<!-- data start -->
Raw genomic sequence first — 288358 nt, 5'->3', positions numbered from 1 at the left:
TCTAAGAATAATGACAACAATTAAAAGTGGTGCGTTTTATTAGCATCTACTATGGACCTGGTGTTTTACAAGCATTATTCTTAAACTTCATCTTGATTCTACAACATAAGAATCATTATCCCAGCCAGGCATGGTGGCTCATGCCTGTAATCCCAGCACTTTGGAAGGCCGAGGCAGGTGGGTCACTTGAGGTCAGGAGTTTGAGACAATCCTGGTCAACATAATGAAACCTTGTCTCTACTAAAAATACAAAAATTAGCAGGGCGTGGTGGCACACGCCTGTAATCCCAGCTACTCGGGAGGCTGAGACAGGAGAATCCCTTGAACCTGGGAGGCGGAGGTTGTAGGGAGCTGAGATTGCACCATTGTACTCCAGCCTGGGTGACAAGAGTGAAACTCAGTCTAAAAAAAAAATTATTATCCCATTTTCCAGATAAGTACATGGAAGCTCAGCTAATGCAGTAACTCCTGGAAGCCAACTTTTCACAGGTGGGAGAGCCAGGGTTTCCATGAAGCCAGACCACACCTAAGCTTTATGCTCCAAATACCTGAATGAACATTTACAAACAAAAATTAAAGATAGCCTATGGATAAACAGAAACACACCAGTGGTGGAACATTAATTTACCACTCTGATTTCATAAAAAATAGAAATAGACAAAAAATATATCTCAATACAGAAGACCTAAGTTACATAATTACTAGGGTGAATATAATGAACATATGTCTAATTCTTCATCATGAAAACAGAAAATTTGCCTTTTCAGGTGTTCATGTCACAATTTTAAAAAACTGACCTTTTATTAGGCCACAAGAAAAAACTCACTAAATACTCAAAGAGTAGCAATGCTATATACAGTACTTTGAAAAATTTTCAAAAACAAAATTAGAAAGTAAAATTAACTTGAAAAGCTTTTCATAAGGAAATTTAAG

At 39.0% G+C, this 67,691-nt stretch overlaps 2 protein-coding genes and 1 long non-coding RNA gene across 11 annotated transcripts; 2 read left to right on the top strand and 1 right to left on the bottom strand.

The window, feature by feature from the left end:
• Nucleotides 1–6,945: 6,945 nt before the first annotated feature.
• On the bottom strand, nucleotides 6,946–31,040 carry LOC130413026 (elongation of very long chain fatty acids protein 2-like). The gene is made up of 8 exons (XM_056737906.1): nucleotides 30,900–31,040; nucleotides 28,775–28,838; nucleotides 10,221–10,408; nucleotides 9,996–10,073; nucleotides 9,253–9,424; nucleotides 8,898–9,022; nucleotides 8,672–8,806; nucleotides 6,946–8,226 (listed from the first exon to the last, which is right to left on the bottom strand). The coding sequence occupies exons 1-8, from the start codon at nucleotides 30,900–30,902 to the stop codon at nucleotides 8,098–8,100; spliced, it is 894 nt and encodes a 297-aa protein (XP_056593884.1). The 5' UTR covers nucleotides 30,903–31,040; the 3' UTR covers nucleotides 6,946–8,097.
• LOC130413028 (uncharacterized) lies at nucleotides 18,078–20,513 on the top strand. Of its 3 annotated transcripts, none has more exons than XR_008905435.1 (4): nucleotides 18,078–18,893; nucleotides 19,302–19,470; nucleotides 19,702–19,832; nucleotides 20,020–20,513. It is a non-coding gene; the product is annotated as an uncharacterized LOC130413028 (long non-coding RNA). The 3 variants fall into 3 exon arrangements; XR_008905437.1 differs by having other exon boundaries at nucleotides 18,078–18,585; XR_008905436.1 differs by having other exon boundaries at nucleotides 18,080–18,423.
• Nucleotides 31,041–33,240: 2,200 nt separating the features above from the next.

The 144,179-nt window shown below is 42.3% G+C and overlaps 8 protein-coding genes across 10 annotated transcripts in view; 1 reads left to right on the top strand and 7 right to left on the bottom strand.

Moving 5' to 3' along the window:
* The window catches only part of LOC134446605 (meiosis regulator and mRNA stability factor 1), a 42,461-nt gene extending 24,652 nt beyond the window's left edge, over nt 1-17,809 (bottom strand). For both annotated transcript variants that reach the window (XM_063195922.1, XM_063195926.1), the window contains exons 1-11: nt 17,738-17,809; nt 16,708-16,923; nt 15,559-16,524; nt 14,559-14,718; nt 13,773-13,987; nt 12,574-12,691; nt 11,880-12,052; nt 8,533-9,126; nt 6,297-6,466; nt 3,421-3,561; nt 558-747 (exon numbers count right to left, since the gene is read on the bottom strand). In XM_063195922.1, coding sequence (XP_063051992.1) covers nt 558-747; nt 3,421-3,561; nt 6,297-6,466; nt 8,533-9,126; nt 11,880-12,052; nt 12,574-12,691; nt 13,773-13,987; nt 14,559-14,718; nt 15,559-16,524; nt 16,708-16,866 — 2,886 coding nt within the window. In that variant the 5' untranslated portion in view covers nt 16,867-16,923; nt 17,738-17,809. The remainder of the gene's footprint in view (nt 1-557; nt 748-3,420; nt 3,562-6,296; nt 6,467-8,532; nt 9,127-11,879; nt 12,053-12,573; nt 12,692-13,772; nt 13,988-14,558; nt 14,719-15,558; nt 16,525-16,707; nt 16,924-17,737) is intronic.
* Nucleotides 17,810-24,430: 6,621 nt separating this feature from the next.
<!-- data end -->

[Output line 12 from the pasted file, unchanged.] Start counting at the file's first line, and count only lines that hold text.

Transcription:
* Nucleotides 17,810-24,430: 6,621 nt separating this feature from the next.